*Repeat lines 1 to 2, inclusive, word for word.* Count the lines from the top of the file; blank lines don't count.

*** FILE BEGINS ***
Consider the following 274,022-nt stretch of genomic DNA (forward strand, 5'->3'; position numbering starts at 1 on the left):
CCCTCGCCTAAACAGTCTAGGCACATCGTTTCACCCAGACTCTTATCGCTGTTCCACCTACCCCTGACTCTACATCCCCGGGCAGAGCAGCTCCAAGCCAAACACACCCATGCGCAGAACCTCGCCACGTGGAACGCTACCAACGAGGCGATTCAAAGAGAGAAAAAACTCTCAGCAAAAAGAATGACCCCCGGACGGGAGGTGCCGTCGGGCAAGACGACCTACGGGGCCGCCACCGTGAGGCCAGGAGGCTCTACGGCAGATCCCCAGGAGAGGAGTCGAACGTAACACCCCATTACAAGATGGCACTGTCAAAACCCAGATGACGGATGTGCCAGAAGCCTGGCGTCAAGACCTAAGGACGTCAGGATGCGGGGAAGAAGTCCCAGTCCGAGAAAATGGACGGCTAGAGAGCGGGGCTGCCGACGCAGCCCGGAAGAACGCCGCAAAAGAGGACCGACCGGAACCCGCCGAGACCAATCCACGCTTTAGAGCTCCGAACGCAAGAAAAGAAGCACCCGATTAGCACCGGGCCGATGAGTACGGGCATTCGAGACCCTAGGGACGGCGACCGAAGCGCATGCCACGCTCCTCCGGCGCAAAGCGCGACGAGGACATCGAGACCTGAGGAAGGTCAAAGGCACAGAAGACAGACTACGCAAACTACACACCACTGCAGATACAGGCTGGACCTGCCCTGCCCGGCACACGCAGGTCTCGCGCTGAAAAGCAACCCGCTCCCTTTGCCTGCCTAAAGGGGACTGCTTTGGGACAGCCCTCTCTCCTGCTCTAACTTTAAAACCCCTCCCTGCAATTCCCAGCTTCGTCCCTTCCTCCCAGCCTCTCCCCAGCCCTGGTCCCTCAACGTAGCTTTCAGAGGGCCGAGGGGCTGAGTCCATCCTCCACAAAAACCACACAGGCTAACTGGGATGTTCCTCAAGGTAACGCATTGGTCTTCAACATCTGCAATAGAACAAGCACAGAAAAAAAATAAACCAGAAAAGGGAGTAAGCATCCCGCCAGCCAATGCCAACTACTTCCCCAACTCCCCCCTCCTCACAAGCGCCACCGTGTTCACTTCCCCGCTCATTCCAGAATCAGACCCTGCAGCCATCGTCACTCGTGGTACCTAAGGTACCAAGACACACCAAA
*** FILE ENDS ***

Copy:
Consider the following 274,022-nt stretch of genomic DNA (forward strand, 5'->3'; position numbering starts at 1 on the left):
CCCTCGCCTAAACAGTCTAGGCACATCGTTTCACCCAGACTCTTATCGCTGTTCCACCTACCCCTGACTCTACATCCCCGGGCAGAGCAGCTCCAAGCCAAACACACCCATGCGCAGAACCTCGCCACGTGGAACGCTACCAACGAGGCGATTCAAAGAGAGAAAAAACTCTCAGCAAAAAGAATGACCCCCGGACGGGAGGTGCCGTCGGGCAAGACGACCTACGGGGCCGCCACCGTGAGGCCAGGAGGCTCTACGGCAGATCCCCAGGAGAGGAGTCGAACGTAACACCCCATTACAAGATGGCACTGTCAAAACCCAGATGACGGATGTGCCAGAAGCCTGGCGTCAAGACCTAAGGACGTCAGGATGCGGGGAAGAAGTCCCAGTCCGAGAAAATGGACGGCTAGAGAGCGGGGCTGCCGACGCAGCCCGGAAGAACGCCGCAAAAGAGGACCGACCGGAACCCGCCGAGACCAATCCACGCTTTAGAGCTCCGAACGCAAGAAAAGAAGCACCCGATTAGCACCGGGCCGATGAGTACGGGCATTCGAGACCCTAGGGACGGCGACCGAAGCGCATGCCACGCTCCTCCGGCGCAAAGCGCGACGAGGACATCGAGACCTGAGGAAGGTCAAAGGCACAGAAGACAGACTACGCAAACTACACACCACTGCAGATACAGGCTGGACCTGCCCTGCCCGGCACACGCAGGTCTCGCGCTGAAAAGCAACCCGCTCCCTTTGCCTGCCTAAAGGGGACTGCTTTGGGACAGCCCTCTCTCCTGCTCTAACTTTAAAACCCCTCCCTGCAATTCCCAGCTTCGTCCCTTCCTCCCAGCCTCTCCCCAGCCCTGGTCCCTCAACGTAGCTTTCAGAGGGCCGAGGGGCTGAGTCCATCCTCCACAAAAACCACACAGGCTAACTGGGATGTTCCTCAAGGTAACGCATTGGTCTTCAACATCTGCAATAGAACAAGCACAGAAAAAAAATAAACCAGAAAAGGGAGTAAGCATCCCGCCAGCCAATGCCAACTACTTCCCCAACTCCCCCCTCCTCACAAGCGCCACCGTGTTCACTTCCCCGCTCATTCCAGAATCAGACCCTGCAGCCATCGTCACTCGTGGTACCTAAGGTACCAAGACACACCAAA